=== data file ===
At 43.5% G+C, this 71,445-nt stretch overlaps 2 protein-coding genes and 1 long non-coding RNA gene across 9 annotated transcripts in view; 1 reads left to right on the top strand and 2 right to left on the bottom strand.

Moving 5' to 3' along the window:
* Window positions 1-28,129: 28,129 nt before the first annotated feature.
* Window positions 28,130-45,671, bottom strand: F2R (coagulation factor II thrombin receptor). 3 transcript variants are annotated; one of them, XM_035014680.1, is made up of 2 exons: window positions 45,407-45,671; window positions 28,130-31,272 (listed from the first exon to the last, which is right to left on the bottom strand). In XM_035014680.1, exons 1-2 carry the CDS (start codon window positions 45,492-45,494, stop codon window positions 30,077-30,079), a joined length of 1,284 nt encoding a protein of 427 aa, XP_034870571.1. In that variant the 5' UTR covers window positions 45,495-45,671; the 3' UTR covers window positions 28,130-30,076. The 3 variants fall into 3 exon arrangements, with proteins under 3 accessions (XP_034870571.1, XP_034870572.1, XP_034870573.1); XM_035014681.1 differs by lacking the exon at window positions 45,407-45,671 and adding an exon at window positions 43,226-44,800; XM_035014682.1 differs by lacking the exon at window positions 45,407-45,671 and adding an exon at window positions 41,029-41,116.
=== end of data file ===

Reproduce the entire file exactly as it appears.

At 43.5% G+C, this 71,445-nt stretch overlaps 2 protein-coding genes and 1 long non-coding RNA gene across 9 annotated transcripts in view; 1 reads left to right on the top strand and 2 right to left on the bottom strand.

Moving 5' to 3' along the window:
* Window positions 1-28,129: 28,129 nt before the first annotated feature.
* Window positions 28,130-45,671, bottom strand: F2R (coagulation factor II thrombin receptor). 3 transcript variants are annotated; one of them, XM_035014680.1, is made up of 2 exons: window positions 45,407-45,671; window positions 28,130-31,272 (listed from the first exon to the last, which is right to left on the bottom strand). In XM_035014680.1, exons 1-2 carry the CDS (start codon window positions 45,492-45,494, stop codon window positions 30,077-30,079), a joined length of 1,284 nt encoding a protein of 427 aa, XP_034870571.1. In that variant the 5' UTR covers window positions 45,495-45,671; the 3' UTR covers window positions 28,130-30,076. The 3 variants fall into 3 exon arrangements, with proteins under 3 accessions (XP_034870571.1, XP_034870572.1, XP_034870573.1); XM_035014681.1 differs by lacking the exon at window positions 45,407-45,671 and adding an exon at window positions 43,226-44,800; XM_035014682.1 differs by lacking the exon at window positions 45,407-45,671 and adding an exon at window positions 41,029-41,116.